Sunday, August 31, 2014

Nepal: Food and Drink

Nepal has a population consisting of various races, religions and castes; however, as best as I could tell, the Nepali diet seems relatively consistent across those groups, and is largely vegetarian. Even your "meat choice" in the traditional vein will be 95% vegetation by volume.

Below are some variations on the standard Newari meal, called daal bhat. Daal means lentil soup, and bhat means rice. In addition, there are typically several sides, one of which will be meat (probably mutton) if you went the non-vegetarian route. You'll have papadum, a thin, salt-and-pepper cornmeal wafer; some form of stewed green, probably pumpkin or gourd leaves; grilled or stewed vegetables; achar, which is a spicy turnip pickle; and yoghurt, possibly from nak's milk (a nak is a female yak). The traditional method of consumption is to dump everything into the rice, and eat it with your fingers.

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It doesn't necessarily sound appetizing, but every time I had it, it was really good. In order, I ate the set at World Heritage Restaurant, near Durbar Square, cooking class, Yak Restaurant (no yak on the menu--and no photo), and Thamel House Restaurant, which was double the price of others at 1050 NR, but had mutton and wild boar, as well as black lentils in the daal.

The appetizer is usually peanuts and pumpkin seeds, perhaps potatoes or potato soup.

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Perhaps the most famous Nepali soup, aside from daal, is thukpa, which has really thin glass noodles, masala (aka spices), veggies and perhaps meat. The restaurant at my hotel had an awesome one with buffalo (aka buff). It's one of those dishes you could eat everyday for weeks and never miss other food.

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Another iconic Nepali food is the momo, which is basically a meat or veg filled dumpling, usually steamed, but also available fried. The meat might be mutton, but buff is commonly available. The blogs I read seemed to be crazy about these, but I suspect that's because they've never had the steamed buns available on the streets of Taipei.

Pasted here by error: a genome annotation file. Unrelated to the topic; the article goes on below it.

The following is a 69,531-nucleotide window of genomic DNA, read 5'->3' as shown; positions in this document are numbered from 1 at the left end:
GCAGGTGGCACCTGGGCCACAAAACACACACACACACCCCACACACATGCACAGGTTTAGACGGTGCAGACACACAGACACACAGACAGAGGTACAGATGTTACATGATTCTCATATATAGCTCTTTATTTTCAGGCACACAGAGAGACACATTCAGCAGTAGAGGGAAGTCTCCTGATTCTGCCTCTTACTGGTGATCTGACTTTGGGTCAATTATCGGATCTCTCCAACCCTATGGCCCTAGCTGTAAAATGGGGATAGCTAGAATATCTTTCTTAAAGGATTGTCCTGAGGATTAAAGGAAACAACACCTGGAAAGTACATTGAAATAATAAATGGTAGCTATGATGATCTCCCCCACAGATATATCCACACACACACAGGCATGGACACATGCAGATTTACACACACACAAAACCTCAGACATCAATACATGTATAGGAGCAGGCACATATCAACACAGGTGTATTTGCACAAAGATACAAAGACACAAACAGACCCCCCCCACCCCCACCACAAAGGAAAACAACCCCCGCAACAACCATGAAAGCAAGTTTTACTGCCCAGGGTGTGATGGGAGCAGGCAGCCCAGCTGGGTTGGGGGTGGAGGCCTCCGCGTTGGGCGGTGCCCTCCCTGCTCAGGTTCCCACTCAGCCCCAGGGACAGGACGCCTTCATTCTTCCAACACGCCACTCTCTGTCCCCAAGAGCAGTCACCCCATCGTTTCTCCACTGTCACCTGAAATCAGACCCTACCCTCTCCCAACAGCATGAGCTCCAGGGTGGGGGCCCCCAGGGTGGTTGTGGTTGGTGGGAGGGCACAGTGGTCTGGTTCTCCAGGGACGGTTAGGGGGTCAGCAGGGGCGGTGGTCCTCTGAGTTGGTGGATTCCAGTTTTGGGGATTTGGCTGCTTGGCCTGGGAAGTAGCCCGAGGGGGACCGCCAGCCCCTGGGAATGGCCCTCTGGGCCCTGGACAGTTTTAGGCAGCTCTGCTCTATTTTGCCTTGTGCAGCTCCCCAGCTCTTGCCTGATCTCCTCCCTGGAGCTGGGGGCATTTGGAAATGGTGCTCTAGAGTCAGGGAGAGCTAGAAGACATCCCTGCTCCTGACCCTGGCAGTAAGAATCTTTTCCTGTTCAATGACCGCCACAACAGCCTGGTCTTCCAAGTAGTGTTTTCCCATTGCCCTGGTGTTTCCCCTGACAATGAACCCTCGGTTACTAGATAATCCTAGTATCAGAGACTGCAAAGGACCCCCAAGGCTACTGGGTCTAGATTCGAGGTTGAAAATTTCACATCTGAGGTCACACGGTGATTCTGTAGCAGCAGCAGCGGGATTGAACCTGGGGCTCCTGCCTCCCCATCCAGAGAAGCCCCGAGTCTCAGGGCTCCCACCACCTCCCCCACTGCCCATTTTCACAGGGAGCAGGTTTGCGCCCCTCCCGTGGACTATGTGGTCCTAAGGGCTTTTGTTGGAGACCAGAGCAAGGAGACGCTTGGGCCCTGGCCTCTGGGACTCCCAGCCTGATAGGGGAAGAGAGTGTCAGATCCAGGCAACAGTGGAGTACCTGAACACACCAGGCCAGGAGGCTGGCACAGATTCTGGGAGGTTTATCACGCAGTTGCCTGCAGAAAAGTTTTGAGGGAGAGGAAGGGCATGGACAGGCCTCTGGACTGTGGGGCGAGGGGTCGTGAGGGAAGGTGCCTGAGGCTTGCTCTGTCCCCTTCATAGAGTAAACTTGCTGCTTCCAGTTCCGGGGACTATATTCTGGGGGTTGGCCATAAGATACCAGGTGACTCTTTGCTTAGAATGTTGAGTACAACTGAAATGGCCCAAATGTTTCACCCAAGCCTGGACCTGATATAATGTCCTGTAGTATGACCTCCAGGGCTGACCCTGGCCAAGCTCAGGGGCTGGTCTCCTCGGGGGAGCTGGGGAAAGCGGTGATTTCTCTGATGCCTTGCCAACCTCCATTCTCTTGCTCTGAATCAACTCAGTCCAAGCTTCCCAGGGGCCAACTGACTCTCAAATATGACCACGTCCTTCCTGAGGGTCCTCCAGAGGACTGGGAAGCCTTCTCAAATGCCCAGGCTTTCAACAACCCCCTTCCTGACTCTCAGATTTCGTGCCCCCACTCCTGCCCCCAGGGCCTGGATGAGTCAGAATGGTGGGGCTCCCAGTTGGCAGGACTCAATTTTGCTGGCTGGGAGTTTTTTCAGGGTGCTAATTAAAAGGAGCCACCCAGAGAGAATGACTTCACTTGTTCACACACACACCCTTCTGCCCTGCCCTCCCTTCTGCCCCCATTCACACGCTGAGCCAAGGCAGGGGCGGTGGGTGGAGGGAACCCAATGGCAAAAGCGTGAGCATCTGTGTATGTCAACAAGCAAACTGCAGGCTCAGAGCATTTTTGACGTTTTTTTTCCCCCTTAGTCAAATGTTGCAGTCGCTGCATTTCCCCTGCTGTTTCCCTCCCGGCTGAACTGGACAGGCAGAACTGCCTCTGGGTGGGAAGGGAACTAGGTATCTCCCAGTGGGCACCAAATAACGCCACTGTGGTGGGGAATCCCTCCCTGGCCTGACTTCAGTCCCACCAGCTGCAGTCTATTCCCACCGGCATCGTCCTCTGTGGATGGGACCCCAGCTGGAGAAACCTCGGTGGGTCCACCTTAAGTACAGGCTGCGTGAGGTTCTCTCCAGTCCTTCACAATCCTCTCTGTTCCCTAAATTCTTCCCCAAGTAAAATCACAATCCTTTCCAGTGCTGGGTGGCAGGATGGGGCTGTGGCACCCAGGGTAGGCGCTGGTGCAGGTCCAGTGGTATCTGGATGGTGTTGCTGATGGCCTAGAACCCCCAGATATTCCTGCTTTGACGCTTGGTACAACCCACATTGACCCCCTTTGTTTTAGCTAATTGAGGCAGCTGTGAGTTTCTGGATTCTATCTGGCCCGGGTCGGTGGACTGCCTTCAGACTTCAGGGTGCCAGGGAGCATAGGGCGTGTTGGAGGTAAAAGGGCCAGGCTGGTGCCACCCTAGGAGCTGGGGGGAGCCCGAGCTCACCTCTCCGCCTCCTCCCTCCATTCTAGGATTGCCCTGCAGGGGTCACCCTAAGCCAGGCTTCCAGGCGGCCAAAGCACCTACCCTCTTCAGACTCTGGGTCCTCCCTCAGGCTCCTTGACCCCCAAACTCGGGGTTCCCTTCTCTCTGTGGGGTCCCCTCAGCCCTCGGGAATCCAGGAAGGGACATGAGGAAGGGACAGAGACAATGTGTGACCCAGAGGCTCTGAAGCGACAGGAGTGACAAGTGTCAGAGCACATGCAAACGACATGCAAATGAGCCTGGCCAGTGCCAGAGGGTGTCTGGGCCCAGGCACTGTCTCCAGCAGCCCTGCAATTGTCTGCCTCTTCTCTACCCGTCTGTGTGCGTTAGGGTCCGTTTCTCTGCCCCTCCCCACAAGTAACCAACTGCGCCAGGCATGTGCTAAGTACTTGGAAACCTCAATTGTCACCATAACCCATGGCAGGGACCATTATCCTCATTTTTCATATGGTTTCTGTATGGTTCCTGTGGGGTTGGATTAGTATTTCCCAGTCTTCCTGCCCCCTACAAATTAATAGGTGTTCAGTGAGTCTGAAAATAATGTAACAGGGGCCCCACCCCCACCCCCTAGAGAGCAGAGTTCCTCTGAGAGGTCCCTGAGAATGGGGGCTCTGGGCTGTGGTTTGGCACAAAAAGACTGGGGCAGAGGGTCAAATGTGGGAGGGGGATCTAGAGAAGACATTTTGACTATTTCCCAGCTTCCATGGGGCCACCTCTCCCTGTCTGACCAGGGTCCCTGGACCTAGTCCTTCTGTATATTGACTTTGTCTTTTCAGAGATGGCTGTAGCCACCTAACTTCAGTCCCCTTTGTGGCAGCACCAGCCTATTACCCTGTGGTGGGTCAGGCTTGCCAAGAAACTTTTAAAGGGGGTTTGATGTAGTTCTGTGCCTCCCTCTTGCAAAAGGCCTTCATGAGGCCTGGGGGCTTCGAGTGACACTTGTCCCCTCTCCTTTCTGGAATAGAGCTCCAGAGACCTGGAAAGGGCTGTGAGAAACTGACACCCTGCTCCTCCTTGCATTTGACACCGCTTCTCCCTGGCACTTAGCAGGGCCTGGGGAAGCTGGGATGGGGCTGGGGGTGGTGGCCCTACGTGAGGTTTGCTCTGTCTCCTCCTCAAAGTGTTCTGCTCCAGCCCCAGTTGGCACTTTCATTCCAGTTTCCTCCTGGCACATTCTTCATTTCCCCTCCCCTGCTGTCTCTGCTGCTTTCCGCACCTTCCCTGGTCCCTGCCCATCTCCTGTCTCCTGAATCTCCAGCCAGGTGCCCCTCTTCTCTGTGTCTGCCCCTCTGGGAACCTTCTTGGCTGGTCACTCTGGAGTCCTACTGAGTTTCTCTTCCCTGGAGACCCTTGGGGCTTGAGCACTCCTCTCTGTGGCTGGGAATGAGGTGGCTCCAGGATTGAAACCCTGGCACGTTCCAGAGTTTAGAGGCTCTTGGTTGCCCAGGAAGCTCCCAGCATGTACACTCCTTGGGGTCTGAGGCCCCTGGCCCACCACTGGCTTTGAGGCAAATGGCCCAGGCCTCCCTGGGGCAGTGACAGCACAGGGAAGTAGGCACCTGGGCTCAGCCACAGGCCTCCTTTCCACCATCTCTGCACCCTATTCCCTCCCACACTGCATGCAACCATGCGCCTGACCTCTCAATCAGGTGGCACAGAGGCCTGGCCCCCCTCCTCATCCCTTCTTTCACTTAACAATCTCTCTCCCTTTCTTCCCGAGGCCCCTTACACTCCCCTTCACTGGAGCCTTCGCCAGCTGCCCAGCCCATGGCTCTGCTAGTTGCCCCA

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Dessert is likely to be khir, rice pudding flavored with cinnamon and/or cashews.

Nepalis also make a few varieties of bread, starting with chabati, which is like a mini-naan, flour-and-water dough, formed into a round and puffed over direct heat. I helped make some chabati during an impromptu cooking class during my stay at Resort Eco-Home in Nagarkot where I was the only guest during my stay (about which more later).

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I made a different variety of bread, lightly sweet, slightly cinnamon-flavored, and fried, called sela roti or celebration bread, in the more formal cooking class I attended in Kathmandu, run by the Puri family, but mostly the daughter Anu (here holding the greens we were to prepare).

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It's supposed to be donut-shaped, but it's quite a trick to pour the batter in in such a way the circle is completed. My classmates, S. and S. from Adelaide did a better job of it than I did, but it all tastes the same--good.

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When I use the term street food, it means food prepared and intended to be consumed on the street. I saw only a few varieties, mainly guys who sell fruit and/or make juice, a few early morning sellers of what they told me was zapati, an egg thing that looked quite unappetizing to me, and a snack called chana chatpat, which is a really spicy mix of puffed rice, some chick peas, nuts, other stuff, and quite a lot of finely ground chillies.

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I stayed in a district of Kathmandu called Thamel, which has a concentration of hotels, foreigners and Western-style restaurants. Since the native population is Hindu, or Buddhist, or both, beef is not part part of the standard diet. One upshot of this is that the Western places have excellent beef at low prices. The most popular fashion of preparation is the "sizzler" which is a sizzling hot plate laden with nearly a pound of quality beef for about five bucks. Including all the fixins!